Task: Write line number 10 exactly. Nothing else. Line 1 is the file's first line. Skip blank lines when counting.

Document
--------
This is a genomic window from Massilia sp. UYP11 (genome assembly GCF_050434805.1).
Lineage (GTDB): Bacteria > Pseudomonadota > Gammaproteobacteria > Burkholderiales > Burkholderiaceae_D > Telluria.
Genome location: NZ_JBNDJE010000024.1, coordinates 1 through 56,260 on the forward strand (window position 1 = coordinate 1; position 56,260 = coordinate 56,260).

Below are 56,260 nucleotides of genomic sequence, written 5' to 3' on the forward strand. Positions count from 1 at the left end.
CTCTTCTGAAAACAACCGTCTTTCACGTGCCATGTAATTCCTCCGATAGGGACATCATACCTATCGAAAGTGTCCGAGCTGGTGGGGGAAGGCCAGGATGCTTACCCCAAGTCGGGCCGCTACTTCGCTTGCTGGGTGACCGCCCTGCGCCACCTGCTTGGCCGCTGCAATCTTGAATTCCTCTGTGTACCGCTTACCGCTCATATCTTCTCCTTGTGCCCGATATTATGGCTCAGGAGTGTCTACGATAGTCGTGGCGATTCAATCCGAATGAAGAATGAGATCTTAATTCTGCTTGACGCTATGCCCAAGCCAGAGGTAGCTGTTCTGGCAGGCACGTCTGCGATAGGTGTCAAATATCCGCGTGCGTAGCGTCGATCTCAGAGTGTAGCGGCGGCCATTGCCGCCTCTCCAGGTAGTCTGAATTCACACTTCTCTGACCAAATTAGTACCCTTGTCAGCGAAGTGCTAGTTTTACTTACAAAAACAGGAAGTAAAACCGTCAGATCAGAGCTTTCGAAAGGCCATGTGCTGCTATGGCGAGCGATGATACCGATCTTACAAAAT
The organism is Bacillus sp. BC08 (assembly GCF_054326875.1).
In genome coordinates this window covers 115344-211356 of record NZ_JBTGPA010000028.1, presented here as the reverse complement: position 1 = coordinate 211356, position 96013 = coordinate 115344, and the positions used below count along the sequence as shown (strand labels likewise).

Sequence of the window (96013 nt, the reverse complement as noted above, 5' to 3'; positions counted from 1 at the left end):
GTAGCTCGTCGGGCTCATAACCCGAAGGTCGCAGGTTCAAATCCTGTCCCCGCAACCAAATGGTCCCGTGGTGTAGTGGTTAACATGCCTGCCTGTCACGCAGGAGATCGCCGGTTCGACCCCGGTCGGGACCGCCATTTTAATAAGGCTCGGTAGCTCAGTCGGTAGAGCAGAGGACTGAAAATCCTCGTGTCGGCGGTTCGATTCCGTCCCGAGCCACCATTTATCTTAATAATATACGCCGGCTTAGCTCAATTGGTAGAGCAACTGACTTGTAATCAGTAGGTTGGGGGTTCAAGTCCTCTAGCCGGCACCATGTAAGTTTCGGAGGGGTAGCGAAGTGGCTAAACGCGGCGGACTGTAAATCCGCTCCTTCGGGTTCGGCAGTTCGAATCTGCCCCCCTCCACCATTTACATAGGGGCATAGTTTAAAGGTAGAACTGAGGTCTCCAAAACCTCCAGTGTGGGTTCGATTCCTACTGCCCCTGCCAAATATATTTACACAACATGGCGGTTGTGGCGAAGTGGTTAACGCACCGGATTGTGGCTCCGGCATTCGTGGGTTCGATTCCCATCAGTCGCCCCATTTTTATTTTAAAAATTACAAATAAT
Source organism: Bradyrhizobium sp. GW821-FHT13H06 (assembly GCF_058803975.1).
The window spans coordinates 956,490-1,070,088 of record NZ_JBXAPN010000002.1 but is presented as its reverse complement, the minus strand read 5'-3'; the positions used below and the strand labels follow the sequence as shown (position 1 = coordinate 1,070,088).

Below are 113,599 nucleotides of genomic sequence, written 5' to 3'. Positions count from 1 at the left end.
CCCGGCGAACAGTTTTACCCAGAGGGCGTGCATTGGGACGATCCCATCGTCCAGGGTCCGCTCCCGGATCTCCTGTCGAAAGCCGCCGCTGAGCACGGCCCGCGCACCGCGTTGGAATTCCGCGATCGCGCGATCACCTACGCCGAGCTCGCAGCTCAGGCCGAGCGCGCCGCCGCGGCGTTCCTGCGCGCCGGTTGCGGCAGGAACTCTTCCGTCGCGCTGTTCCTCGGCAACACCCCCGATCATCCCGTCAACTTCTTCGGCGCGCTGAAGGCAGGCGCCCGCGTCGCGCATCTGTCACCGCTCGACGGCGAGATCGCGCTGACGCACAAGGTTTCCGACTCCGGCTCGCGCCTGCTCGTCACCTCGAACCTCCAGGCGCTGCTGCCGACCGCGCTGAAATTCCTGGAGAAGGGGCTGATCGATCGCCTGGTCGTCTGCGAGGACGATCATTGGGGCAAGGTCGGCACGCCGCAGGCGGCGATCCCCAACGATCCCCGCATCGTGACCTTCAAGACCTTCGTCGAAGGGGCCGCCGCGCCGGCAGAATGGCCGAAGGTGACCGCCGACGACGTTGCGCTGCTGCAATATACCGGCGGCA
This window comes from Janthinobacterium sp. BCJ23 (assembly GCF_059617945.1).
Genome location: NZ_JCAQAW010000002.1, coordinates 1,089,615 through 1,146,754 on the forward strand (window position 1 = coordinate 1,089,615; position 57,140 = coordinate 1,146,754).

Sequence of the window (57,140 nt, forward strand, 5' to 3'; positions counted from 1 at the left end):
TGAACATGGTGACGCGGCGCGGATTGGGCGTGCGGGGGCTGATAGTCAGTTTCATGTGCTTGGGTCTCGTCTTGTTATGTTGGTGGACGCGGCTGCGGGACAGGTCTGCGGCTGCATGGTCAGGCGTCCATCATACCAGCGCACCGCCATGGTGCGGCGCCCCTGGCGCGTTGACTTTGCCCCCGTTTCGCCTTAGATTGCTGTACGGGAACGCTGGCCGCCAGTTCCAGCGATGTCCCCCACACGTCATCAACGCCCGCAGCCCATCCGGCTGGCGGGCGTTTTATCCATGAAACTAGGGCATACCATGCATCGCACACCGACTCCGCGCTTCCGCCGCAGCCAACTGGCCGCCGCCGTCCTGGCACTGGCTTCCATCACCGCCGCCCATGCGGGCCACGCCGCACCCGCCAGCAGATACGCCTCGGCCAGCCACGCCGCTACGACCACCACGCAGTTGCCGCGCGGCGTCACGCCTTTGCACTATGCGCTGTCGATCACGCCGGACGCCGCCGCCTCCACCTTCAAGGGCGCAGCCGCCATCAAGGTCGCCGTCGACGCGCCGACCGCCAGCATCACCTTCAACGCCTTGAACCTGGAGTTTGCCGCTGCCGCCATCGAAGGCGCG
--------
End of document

Source organism: Bradyrhizobium sp. GW821-FHT13H06 (assembly GCF_058803975.1).